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Eggnog – Love it or hate it?

Eggnog is the black licorice of Christmas. You either love it, or…NOT.

I am in the love it camp. The real thing, made at home, is the best. I like it a little thinner, so I use half and half instead of cream, and then a little whole milk if it’s still too thick.

Some recipes call for cooking the eggs, and some recipes call for raw eggs with a whole lot of liquor, which cooks the eggs, or sterilizes them, or just sterilizes your stomach, I don’t know which.

Here’s Paula Deen sharing her  recipe that calls for only a wee amount of liquor per serving, and uses milk and cream . Alton Brown also has a recipe on the same site. with versions for cooked, and uncooked eggs. Both recipes are highly rated.

The Eggnog that takes the cake for liquor amounts is from Epicurious. It is highly rated, and it is the uncooked kind.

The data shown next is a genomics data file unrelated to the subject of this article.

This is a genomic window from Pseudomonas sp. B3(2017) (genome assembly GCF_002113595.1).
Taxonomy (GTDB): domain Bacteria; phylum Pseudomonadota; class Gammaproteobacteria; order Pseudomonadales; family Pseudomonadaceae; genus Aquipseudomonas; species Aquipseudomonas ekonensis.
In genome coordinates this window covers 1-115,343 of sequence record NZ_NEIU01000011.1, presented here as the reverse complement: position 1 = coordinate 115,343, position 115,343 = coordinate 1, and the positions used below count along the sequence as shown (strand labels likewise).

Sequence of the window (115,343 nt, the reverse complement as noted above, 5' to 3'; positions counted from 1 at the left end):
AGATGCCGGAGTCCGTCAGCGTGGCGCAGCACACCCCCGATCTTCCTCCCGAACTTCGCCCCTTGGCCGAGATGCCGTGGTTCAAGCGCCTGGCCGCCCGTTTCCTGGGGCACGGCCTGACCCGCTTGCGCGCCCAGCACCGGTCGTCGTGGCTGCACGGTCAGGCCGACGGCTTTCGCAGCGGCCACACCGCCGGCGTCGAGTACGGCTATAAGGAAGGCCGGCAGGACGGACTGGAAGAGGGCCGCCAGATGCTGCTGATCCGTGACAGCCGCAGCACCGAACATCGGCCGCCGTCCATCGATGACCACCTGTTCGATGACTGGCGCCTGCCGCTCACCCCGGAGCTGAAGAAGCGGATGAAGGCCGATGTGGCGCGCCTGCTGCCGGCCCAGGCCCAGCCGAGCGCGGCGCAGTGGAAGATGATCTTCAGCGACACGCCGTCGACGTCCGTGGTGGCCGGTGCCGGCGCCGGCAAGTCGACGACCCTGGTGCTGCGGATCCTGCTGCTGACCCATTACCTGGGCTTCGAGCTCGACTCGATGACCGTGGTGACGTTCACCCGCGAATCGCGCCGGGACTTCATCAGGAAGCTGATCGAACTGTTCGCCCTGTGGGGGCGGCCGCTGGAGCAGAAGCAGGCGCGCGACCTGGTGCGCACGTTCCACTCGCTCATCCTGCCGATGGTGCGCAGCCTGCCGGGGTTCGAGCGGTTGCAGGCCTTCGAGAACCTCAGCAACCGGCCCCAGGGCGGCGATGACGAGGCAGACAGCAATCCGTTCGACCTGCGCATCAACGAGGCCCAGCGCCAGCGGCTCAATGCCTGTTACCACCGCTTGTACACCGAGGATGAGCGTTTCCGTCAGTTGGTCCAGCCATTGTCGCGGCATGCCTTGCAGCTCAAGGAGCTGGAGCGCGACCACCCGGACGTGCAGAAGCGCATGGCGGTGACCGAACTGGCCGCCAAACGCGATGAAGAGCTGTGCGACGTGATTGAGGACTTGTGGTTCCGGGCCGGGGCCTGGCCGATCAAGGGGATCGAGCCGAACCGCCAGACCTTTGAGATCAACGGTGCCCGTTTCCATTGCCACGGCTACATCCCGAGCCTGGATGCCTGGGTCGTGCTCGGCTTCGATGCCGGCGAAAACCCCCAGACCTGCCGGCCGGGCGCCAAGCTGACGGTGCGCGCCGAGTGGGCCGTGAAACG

Looking for a lighter version? Try Cooking Light’s recipe. Their recipes are always winners.

If you buy it at the store, look for the “light” version and doctor it up with the liquor of your choice. My favorite additions are Kahlua and rum, or Kahlua and brandy. I think the coffee flavor compliments the sweetness, plus the bite of the brandy keeps you from chugging the whole mug. Don’t forget the fresh ground nutmeg. This will make it seem almost homemade….

Speaking of mugs, I think eggnog should be served in some kind of festive mug, not a juice glass for the love of Christmas. It’s a special drink, and should be treated with the respect it deserves.

Photo credit: Paula Deen’s eggnog


About sweetaddict

I'm a crazy, candy-infatuated, blogger who s so happy that you stopped by. This place is dedicated to all of us who always end up in the candy aisle. I'm totally impartial and answer only to my taste buds. I write about all things sweet from candy to baking to ice cream and beyond. Let me know your favorites.

One response »

  1. Thank you for this foray into the secret world of eggnog. What Paula Dean and the rest do not disclose is that eggnog can only be made and drunk during the holidays because of the particular solar requirements and atmospheric pressure in the Northern Hemisphere needed for the chemistry of the cream, milk, eggs, and nutmeg to combine together properly. This is not the case with lemonade, which can of course be made and consumed all year round.


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